The visa application process varies by country and in complexity. The best place to access current and accurate information is directly from the host country’s embassy, consulate, or high commission. Remember, everyone’s circumstances are different. Don’t assume that a fellow student’s process will be the same for you. Your visa process is based on your citizenship, prior travel, your destination, as well as other personal factors.
We advise that you wait until you have received official acceptance from the host university before purchasing a ticket.
Are you interested in applying for an exchange program? Here are the steps in the application process.
- Register for a Learning Abroad Info Session / These sessions are offered year round, with large and small group sessions depending on the time of year. Due to the volume of inquiries, students are asked to attend a session first before booking individual meetings with the Exchange Coordinator.
- Research your options / Think seriously about what you hope to gain from the exchange experience. This will determine the most important factors for evaluating your options. Research the Exchange Universities, opens in new window affiliated with your program, brainstorm your options, talk with friends/family/past participants. Estimate your costs and learn more about the exchange destinations.
- Apply to the exchange program / Your application has two parts. First, complete the online application on the Ryerson International, opens in new window website. Next, prepare your Letter of Interest. This is a 1.5 – 2 page letter, single space, business formatted letter that is addressed to the Chair of your program. In this letter you want to communicate why you are an excellent candidate for the exchange program. Simply put, you are explaining: Why an exchange? Why me? Why now? Why this school/country/program, etc. Ask someone who will give you honest feedback to read your letter, and double check it for typos, grammar and style. Don’t forget to sign the letter.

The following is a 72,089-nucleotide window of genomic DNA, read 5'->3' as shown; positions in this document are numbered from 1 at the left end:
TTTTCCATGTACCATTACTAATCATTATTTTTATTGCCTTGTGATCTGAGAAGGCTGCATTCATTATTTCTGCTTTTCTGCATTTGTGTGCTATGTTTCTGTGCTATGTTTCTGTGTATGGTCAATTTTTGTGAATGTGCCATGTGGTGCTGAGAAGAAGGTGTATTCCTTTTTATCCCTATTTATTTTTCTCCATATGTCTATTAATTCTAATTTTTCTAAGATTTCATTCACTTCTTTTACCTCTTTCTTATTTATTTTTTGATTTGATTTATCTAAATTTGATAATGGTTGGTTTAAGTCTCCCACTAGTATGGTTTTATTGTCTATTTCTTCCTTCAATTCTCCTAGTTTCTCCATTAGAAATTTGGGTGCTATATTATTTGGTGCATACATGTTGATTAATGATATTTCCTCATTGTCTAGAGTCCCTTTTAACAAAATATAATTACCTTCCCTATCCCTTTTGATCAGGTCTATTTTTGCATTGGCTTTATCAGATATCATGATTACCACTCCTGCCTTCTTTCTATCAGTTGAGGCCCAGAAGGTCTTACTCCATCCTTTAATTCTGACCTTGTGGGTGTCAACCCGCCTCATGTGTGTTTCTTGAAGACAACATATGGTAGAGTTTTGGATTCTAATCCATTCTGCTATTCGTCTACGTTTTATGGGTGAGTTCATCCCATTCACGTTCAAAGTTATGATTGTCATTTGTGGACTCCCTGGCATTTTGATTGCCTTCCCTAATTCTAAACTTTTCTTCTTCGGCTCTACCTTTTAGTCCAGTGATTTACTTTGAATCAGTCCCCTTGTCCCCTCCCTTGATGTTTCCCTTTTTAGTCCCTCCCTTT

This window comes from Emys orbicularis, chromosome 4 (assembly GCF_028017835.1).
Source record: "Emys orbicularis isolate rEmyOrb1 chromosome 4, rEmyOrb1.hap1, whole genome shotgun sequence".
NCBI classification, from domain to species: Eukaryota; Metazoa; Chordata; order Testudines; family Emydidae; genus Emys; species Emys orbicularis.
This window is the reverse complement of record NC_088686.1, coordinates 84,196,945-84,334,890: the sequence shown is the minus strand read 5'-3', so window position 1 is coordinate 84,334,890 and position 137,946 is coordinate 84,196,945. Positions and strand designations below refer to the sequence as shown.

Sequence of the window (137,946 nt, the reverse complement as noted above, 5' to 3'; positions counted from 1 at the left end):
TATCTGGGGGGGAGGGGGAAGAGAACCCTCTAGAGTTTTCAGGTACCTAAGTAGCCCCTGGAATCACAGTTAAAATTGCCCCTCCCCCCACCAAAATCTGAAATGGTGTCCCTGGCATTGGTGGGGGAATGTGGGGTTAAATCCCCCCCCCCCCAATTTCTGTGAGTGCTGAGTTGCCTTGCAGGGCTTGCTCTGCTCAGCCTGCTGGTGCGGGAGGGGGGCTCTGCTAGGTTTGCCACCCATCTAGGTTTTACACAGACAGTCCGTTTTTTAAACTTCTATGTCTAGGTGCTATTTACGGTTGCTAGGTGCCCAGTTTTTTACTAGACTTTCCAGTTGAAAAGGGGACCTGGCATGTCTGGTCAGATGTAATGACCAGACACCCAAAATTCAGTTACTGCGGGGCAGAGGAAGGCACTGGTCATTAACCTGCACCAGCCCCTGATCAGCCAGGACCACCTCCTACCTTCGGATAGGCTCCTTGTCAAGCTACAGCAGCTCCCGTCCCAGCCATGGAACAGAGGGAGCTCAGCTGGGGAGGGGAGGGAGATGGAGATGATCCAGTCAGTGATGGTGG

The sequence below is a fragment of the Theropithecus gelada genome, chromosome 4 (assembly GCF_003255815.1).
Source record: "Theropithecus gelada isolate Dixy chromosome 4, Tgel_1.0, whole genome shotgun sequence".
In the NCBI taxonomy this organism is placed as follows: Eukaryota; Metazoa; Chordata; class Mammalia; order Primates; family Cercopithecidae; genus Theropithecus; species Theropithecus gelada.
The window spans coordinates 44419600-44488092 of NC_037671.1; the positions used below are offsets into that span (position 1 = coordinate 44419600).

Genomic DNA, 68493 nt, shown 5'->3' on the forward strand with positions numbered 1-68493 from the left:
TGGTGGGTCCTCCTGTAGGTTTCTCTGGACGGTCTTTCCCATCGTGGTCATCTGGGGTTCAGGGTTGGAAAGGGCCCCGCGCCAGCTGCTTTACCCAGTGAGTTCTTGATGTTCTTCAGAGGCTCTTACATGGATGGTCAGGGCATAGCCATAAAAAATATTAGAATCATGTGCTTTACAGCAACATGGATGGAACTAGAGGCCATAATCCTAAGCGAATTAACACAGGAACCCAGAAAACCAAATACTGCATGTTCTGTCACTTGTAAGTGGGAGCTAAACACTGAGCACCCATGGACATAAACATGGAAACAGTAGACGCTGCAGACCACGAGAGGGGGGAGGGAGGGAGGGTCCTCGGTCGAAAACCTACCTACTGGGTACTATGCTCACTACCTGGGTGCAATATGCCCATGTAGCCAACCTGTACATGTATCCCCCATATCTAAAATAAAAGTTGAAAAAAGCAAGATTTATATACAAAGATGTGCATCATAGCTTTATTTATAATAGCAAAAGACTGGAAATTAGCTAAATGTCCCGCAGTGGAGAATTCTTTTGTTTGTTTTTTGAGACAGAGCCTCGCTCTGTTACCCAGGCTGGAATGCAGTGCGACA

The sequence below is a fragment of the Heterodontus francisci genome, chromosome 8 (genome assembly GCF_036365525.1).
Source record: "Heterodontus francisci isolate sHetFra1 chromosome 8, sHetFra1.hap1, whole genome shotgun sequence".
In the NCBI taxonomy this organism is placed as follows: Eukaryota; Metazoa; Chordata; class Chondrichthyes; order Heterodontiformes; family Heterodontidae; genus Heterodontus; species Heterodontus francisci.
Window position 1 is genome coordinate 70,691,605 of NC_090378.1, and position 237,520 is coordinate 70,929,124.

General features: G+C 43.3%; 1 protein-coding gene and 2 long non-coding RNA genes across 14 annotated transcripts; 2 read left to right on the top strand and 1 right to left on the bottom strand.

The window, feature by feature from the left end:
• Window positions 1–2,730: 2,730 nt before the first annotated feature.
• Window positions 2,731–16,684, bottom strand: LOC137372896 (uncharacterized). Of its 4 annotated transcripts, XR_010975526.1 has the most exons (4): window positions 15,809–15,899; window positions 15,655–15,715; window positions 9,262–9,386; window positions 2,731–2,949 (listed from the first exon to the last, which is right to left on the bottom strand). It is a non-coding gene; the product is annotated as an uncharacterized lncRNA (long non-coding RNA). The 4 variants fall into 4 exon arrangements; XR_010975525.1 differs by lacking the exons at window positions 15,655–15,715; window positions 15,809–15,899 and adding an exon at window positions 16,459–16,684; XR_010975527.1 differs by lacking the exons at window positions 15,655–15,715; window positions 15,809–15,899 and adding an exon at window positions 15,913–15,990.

Submit the signed Letter of Interest and a printed / signed copy of your online Application by the last Friday in January to the Exchange Coordinator in the Student Experience Centre, POD 344J. Short-listed candidates will be contacted for an interview in February and will be notified of conditional acceptance by mid-March.
Deadline / Application to go abroad on exchange for the Fall 2018 semester or Winter 2019 semester are due January 31, 2018. Download this PDF filedocument for guidelines and important information on the application process.
Questions / Click here to email us.